Adventurers wanted! From the teeming megalopoli of Terra and the Sol system’s far-flung colonies to the vast reaches of interstellar space, humanity needs brave explorers and warriors, wise diplomats and mystics, and canny traders. Some aliens offer assistance, but others provide new dangers. Can you be a hero?
Fellow role-players, as my “Vortex” space opera approaches, here is more information for your Player Characters. While the D20 Star Wars: Saga Edition role-playing game is only one of the rules sets we’re considering (along with FATE Starblazer Adventures/Mindjammer/Diaspora, BASH Sci-Fi Edition, and GURPS 4e Lite/Space), its occupational classes are similar to those I’ve used in past versions of my homebrew campaign setting.
–Diplomat (Noble): These people are interested in facilitating relationships among factions ranging from tribes to interplanetary alliances. Around the time of First Contact, diplomats can use their social talents as spies, peacemakers, or journalists. They tend to work best in the upper echelons of society.
–Explorer (Scout): Just as humanity is colonizing the Sol system and encountering extraterrestrials, so too are aliens investigating Terra and numerous uncharted worlds. Scientific and survival skills are at a premium in hostile environments.
–Mystic (Jedi): Terrans have just rediscovered abilities loosely classified into ecomancy (healing), elementalism (ergokinesis), probability control (luck), technomancy (machine control), telekinesis, and telepathy (drawn in part from GURPS Psionics). Unlike the Jedi knights, Mystics are secretive, specialized, and not necessarily militant. Still, their unusual abilities are much sought after.
–Trader (Scoundrel): Freelance “fixers” work in gray markets, privateers and pirates ply the space lanes and cyberspace, and interstellar guilds try to control the threads of commerce linking worlds. Traders put a high priority on profit, but knowing when — and when not — to haggle is key, and they often work best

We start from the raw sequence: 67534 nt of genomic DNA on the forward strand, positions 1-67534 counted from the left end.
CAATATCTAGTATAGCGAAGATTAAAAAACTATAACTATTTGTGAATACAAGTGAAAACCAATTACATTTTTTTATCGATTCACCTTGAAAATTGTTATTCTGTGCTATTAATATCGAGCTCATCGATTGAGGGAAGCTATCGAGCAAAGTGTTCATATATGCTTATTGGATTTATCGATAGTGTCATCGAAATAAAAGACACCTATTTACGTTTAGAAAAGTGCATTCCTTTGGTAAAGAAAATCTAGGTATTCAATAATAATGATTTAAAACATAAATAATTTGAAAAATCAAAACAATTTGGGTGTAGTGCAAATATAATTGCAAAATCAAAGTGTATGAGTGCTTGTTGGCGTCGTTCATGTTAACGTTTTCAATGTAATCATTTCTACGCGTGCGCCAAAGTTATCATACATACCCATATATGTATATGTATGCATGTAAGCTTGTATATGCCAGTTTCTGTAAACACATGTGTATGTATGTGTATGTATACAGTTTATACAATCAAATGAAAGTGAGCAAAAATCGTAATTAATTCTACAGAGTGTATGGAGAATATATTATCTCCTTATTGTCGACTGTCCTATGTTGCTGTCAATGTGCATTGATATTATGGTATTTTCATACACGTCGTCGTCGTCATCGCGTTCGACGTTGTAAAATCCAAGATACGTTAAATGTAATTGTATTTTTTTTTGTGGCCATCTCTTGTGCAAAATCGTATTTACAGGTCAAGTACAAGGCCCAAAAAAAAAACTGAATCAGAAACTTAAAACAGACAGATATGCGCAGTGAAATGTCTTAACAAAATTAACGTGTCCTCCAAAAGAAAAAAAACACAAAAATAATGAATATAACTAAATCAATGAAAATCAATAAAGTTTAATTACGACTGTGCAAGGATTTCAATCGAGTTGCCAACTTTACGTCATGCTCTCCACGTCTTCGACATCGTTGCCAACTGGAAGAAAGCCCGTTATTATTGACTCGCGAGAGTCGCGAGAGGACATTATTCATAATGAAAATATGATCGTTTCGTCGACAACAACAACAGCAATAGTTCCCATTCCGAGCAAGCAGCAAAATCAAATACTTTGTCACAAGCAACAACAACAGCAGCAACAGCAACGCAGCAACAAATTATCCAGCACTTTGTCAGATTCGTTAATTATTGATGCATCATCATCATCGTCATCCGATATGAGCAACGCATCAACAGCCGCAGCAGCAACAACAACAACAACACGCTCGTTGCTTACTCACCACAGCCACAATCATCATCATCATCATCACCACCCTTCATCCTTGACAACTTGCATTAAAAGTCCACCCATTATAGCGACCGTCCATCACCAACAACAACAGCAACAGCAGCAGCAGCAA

in the shadows.
–Warrior (Soldier): Times of chaos increase the demand for the protection or aggression. Bodyguards, mercenaries, and members of regular militaries fight on land, under the seas, in the air, and in deep space. Martial artists and professional athletes entertain others with their feats of prowess, while Marshals enforce
So now you have a range of species and occupations to choose from. (If we use Saga Edition, there would be talent trees for further customization; there are similar mechanics in other systems.) What about alignment? When “Vortex” was more closely tied to AD&D2, I devised the following ethics:
-Justice (Lawful Good)
-Altruism (Neutral Good)
-Freedom (Chaotic Good)
-Order (Lawful Neutral)
-Balance (True Neutral)
-Anarchy (Chaotic Neutral)
-Might (Lawful Evil)
-Selfishness (Chaotic Neutral)
-Void (Chaotic Evil)
Those guidelines are still valid for individual beliefs, but for those gamers who prefer more nuance or flexibility, I recommend thinking about affiliations instead. Does your Player Character have a personal code of honor, and are there things he or she won’t do? How do species, personal history, occupation, group memberships, and socioeconomic status affect your P.C.’s outlook?
-Allies (peers such as fellow party members)
-Contacts (who can provide information)
-Dependents/followers (who need you for support)
-Enemies/rivals (not necessarily bad guys)
-Patrons (who can provide missions and material support)
These affiliations can be with individuals, groups of similar species/occupations (like a band of smugglers), or larger organizations such as megacorporations or militaries. I don’t expect everyone to have identical motivations or associates, but I hope they can at least be in parallel.
For example, “Miriam Accolon” is an Olvar Mystic stationed on Earth just after First Contact. Unlike her predecessors, who were spies disguised as Gennies or Synths, she operates openly as a Technomancer advising the United Ecumenical Movement on behalf of the Kharvamid Alliance.
I would previously have described Miriam as Altruistic, but now I’d say that her connections to the Kharvamids and U.E.M. show that she is firmly aligned with the “good guys.” That’s not to say our heroine is incapable of chaotic actions (she is Olvar, after all) or of evil, but she’ll likely use violence only in self-defense, try to help those weaker than herself, and behave in a rational fashion.
By contrast, “Adam Reutan” is a Terran human serving as a gunner in the North American Aerospace Marine Corps. He’ll follow the military code of honor only when necessary and is always “looking for an edge,” whether it’s against someone playing cards, a girl in a spaceport bar, a competitor for a mech suit assignment, or an enemy vessel. This Warrior isn’t malicious, just a bit self-absorbed, so I designated his ethics as Freedom in the past and would note that his orders are sometimes outweighed by his impulsiveness.
Regardless of the rules set we ultimately use, I plan to have some group character creation and discussion of party goals, and I’d also like your help developing relevant N.P.C.s and groups — Jim J.D’B. and Byron V.O. have already offered ideas.
I hope these examples are helpful, and I’ll post soon on why our choice of rules matters! -Gene